Monday, November 10, 2008

Your Habits and Your Past

This fall I relocated both myself and WholeSpeak to the San Francisco Bay Area. It's wonderful to be back - I lived here for almost fourteen years before leaving for my graduate programs in Illinois and Colorado, and then founding WholeSpeak in Boulder, Colorado.

The diversity of the Bay Area rivals or champions almost anywhere else in the United States. From ethnicity to sexual orientation to class, it's all here. To which I say: wonderful! Such diversity makes us more alive, and being surrounded by difference helps us know ourselves and the human condition. We're both universally human and quite unique, as engendered by our ethnicity, socio-economic background, genes, and more.

It's been a blessing to thus be cultivating a far more diverse coaching clientele than in Colorado. I've recently started up some San Francisco workshops, but am especially enjoying doing more one-on-one coaching these days. Right now I'm enjoying working with members of the international business community and with first generation Americans, whose parents immigrated (e.g., Latino Asian-American, Indian-American). They deal with some issues that may be similar to 2nd or later generation Americans in that they may be negotiating cultural "codes" about how appropriate it may be to display emotions or even talk at a loud volume, both of which are pretty helpful when it comes to doing a presentation or speaking in public.

What I repeatedly tell my clients is: you are culturally trained to "perform" in your everyday life in certain ways. There's nothing wrong with this. At the same time, it can function as a confining "box" and limit you, and stop you from fully expressing yourself. This can be quite unconscious, such as having tension in your neck and shoulders, and having fairly shallow breathing, which inhibits your true voice - and your full power - from expressing itself in the world around you. Everyone deals with this, but when also having to negotiate cultural and language barriers, there's an added dimension.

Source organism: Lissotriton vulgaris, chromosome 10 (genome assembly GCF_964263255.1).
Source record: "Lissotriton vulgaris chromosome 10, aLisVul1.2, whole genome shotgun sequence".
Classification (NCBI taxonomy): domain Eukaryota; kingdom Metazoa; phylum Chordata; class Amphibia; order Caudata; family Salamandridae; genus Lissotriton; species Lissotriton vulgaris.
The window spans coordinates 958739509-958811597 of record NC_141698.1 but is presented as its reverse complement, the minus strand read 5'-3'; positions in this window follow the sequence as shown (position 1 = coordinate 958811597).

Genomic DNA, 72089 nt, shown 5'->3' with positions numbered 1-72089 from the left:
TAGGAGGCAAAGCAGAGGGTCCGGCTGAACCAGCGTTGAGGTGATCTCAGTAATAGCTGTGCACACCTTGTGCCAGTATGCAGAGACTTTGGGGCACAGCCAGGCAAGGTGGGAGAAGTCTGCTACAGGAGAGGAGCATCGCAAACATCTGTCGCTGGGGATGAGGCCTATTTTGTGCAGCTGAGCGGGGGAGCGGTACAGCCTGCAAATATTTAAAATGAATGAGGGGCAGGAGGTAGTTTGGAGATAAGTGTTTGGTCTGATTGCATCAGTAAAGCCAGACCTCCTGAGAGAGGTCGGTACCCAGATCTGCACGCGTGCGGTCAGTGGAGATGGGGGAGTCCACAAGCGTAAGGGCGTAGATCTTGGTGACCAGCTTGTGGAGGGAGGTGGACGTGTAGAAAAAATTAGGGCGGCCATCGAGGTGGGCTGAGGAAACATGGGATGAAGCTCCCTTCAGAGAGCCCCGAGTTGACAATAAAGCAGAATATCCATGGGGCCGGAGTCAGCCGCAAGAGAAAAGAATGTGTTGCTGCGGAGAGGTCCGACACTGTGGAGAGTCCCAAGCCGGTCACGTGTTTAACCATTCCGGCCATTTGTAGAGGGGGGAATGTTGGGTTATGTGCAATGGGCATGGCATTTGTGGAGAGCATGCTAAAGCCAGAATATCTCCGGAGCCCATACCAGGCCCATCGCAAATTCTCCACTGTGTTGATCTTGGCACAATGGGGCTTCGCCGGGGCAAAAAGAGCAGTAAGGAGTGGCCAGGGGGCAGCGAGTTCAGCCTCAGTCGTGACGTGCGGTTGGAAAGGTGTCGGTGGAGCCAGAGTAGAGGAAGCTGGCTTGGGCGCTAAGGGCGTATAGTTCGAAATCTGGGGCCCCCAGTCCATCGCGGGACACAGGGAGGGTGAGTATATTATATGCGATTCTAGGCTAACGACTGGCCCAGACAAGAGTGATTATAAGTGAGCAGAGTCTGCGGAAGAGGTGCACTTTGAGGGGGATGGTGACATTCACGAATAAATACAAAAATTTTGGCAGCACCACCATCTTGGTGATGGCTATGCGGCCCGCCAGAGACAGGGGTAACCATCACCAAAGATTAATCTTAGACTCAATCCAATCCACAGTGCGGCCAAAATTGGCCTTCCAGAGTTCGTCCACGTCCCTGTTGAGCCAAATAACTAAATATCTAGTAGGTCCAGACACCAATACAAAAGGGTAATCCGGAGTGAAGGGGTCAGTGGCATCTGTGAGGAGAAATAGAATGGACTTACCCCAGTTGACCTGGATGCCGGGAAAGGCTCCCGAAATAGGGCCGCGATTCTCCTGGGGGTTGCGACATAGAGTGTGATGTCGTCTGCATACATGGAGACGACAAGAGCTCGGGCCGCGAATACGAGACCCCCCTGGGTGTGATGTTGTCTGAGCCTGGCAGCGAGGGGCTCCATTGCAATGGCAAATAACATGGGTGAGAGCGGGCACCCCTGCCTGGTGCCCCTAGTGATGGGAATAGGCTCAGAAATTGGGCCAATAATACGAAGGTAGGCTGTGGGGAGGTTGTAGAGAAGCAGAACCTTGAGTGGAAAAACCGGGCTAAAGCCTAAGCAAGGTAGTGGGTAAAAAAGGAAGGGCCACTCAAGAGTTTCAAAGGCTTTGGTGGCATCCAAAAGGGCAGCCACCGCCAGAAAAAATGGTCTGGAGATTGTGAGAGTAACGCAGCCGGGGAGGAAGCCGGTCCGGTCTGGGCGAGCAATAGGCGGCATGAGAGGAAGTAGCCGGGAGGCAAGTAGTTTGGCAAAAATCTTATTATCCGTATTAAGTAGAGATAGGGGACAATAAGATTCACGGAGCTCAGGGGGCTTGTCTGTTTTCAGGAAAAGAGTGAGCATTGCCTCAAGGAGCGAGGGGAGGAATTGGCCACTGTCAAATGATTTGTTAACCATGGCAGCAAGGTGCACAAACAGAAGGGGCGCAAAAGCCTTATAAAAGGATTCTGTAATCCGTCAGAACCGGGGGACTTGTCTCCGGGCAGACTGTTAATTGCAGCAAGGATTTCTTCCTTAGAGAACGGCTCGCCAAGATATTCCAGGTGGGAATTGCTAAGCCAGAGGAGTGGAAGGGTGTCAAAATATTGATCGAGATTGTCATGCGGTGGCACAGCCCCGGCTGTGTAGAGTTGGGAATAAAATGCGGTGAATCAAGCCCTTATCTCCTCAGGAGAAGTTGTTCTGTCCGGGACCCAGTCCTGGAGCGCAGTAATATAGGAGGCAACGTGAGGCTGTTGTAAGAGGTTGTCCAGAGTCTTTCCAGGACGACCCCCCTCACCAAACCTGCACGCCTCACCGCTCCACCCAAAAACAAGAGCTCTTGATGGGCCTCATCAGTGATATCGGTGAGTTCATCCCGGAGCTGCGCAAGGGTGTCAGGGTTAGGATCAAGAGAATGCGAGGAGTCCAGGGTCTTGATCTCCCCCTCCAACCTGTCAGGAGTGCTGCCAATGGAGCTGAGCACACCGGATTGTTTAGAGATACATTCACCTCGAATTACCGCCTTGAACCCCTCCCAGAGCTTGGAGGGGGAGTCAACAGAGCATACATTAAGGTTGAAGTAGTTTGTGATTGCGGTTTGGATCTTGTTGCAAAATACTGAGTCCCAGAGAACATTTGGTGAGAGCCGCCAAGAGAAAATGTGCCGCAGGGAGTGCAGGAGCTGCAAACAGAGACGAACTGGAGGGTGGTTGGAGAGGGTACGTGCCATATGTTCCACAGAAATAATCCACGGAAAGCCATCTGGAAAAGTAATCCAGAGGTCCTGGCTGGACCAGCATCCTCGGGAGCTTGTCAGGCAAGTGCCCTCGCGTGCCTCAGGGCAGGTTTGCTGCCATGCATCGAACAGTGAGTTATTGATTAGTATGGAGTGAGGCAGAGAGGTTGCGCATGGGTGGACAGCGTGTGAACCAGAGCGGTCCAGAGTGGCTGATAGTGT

In my experience working with countless clients, it's best acknowledge this, and realize it's part of who you are - at least thus far. But it's not who you'll be forever, especially if you work on it actively. By getting training in public speaking or self-expression (like acting or singing, be it with me or elsewhere), you can slowly expand your box, and redraw the lines, gaining greater comfort, ease, and enjoyment of expression, both for public events and in the course of your life.